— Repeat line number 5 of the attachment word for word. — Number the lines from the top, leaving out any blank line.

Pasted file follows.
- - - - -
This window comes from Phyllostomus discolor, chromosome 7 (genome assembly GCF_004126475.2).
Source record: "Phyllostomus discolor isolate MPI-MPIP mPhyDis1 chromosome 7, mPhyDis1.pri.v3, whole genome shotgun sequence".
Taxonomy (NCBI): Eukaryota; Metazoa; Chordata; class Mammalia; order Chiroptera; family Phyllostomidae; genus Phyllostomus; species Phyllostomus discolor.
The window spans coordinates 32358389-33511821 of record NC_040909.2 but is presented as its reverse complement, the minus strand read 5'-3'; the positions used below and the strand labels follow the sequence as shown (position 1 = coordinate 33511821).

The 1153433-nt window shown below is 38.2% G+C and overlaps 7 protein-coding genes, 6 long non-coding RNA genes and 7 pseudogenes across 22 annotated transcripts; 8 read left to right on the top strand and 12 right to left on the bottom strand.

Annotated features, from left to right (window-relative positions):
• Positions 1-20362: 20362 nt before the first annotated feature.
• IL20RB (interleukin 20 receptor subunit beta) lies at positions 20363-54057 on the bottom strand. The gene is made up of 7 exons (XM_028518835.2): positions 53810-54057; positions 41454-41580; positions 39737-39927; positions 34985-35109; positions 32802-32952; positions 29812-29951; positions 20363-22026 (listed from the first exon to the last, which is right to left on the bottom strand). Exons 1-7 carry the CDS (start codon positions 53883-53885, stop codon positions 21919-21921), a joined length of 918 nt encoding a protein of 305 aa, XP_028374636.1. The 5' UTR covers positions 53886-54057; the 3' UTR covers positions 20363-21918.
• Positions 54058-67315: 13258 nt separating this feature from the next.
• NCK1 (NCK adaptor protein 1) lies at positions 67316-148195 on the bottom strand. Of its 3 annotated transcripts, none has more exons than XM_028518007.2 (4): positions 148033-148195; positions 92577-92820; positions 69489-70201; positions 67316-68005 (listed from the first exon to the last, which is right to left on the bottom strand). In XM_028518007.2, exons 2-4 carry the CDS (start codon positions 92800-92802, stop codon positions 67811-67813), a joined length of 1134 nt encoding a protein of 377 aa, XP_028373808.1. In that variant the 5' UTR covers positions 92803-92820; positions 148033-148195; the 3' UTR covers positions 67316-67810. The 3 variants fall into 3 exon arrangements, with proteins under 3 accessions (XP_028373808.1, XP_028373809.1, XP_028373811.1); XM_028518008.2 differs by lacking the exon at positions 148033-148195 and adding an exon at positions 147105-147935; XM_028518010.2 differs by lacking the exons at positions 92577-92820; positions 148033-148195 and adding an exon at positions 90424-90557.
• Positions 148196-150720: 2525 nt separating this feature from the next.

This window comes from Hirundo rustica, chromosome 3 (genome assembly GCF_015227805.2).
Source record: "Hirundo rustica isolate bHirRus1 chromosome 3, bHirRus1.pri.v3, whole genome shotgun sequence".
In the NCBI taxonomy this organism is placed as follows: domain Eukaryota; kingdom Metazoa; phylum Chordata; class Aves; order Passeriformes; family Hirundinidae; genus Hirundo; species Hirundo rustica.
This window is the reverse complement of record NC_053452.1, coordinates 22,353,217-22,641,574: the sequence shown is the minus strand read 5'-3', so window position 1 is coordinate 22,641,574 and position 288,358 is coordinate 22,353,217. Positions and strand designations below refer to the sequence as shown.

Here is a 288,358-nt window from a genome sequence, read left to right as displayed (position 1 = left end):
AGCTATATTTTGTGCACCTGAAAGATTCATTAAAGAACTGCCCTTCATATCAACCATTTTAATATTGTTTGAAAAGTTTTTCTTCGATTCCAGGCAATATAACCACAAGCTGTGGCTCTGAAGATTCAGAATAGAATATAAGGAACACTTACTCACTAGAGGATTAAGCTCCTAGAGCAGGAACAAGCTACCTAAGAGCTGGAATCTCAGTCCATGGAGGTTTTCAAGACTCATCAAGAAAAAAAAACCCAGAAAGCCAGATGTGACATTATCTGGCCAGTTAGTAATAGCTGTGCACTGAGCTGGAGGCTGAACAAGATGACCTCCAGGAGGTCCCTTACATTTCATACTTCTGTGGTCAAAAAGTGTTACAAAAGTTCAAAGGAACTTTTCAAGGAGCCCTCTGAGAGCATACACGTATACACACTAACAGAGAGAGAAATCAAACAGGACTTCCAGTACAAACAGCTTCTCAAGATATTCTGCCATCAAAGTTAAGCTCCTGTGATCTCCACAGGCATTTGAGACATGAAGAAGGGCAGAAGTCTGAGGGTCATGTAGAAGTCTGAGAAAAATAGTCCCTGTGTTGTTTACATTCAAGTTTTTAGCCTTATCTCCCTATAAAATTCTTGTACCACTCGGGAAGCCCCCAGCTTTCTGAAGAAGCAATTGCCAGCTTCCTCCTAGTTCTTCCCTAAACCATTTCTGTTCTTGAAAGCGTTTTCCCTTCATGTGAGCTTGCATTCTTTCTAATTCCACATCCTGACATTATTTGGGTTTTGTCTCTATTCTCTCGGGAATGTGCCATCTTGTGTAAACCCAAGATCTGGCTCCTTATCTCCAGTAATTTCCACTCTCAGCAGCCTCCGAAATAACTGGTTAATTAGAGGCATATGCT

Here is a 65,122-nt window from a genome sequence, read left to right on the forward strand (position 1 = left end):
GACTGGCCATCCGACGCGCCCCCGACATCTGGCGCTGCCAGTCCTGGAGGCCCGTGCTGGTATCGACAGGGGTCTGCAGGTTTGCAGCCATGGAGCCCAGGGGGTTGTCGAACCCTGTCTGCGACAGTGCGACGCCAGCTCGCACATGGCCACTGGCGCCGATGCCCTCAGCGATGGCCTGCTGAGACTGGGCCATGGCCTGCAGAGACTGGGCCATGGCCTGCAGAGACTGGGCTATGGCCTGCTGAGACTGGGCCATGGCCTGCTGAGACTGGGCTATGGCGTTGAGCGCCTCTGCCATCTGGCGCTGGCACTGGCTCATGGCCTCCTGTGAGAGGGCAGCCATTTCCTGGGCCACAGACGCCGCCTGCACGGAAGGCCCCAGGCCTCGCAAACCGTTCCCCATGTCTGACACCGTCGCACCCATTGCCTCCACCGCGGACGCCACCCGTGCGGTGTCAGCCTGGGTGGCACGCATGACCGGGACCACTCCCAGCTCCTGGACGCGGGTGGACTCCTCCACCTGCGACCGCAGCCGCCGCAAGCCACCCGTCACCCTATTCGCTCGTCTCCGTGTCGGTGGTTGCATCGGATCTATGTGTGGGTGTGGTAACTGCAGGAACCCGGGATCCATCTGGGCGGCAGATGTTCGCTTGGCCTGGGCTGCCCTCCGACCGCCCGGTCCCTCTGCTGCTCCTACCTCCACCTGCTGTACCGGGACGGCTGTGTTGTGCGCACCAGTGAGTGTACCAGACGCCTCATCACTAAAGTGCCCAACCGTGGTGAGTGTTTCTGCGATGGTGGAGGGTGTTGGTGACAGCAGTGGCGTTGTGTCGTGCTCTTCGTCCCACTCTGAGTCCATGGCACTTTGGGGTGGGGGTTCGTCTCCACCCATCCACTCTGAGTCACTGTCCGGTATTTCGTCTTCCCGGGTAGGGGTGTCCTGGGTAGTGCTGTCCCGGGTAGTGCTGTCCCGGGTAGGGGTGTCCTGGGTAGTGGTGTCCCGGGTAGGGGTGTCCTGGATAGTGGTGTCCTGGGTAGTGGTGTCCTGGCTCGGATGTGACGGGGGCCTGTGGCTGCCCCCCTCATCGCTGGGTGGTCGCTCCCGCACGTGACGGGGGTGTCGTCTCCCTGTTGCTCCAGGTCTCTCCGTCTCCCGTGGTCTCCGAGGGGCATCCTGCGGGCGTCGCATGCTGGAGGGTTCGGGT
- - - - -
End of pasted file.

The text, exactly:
The 1153433-nt window shown below is 38.2% G+C and overlaps 7 protein-coding genes, 6 long non-coding RNA genes and 7 pseudogenes across 22 annotated transcripts; 8 read left to right on the top strand and 12 right to left on the bottom strand.